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Abigail Bautista '22

Negotiating Ideology, Self, and Classroom Instruction of Texts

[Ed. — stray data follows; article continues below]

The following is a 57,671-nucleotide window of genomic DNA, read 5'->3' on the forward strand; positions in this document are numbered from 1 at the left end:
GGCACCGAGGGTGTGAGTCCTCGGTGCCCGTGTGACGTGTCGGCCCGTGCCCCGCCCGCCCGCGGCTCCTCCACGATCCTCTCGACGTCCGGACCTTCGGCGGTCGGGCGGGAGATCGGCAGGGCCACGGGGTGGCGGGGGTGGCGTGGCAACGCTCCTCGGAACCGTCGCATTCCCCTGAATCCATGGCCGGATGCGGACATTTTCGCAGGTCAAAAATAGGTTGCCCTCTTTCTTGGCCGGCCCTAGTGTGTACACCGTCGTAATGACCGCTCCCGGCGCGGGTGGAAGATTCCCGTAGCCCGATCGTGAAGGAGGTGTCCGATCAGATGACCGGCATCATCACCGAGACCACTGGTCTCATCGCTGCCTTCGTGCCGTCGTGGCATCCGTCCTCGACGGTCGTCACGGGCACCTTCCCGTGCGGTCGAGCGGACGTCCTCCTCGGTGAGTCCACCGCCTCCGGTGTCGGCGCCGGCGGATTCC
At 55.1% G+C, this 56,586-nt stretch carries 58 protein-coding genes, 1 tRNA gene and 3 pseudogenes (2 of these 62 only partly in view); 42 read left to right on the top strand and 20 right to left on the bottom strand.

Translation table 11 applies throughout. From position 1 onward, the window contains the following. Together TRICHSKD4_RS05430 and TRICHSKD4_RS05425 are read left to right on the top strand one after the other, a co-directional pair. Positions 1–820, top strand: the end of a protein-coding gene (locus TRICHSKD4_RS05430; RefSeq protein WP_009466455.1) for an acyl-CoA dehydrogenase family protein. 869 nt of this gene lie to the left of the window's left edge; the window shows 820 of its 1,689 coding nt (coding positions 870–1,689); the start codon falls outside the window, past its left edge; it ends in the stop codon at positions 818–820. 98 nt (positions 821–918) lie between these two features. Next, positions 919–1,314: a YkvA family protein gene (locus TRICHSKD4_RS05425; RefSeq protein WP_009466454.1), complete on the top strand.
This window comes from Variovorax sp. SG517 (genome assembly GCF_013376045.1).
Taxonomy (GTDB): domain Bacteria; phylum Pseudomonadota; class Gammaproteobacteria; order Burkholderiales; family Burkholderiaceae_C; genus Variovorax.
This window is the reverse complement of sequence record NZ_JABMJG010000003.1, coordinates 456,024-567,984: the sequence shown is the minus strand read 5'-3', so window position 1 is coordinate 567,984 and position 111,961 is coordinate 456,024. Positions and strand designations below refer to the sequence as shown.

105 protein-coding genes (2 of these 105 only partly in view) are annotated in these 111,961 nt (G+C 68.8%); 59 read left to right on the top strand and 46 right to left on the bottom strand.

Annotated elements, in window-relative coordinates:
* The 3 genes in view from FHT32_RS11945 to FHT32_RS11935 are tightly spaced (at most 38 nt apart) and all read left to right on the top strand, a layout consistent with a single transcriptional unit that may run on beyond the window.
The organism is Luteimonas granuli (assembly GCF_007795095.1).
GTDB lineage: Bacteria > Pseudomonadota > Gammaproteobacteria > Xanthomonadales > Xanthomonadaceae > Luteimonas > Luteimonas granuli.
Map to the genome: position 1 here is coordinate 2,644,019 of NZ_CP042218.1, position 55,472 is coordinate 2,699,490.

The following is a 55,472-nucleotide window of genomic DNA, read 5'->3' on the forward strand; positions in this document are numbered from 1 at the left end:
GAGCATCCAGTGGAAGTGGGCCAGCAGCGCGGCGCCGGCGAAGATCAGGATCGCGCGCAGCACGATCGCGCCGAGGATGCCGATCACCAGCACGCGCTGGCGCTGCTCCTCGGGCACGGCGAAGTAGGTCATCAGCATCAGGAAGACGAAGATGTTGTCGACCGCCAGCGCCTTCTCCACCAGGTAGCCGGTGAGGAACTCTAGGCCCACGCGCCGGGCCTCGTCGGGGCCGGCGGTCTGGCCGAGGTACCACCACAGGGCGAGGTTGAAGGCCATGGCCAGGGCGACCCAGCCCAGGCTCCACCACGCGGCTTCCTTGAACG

Although educators of color are faced with the unique challenges of negotiating their identities and their professional obligations, there is an absence of teachers of color’s perspectives within the discourse of Curriculum Studies and K-12 education at large. In mediating these tensions, this thesis provides an autoethnographic account of an aspiring Filipino-American high school English Language Arts (ELA) educator’s process in developing a critical, practical framework for incorporating texts that allows instruction to uphold the promises liberatory pedagogies in the context a high school ELA classroom. The development of a critical framework underscores the importance of examining layers of intersecting histories: the teacher’s positionality, the material context of the classroom, and the discourses of the implemented texts. The practical application of this framework and the findings within this project provides insight in the ideological orientations that inform curriculum design and practical considerations that allow educators to meet the academic and socio-emotional needs of the students.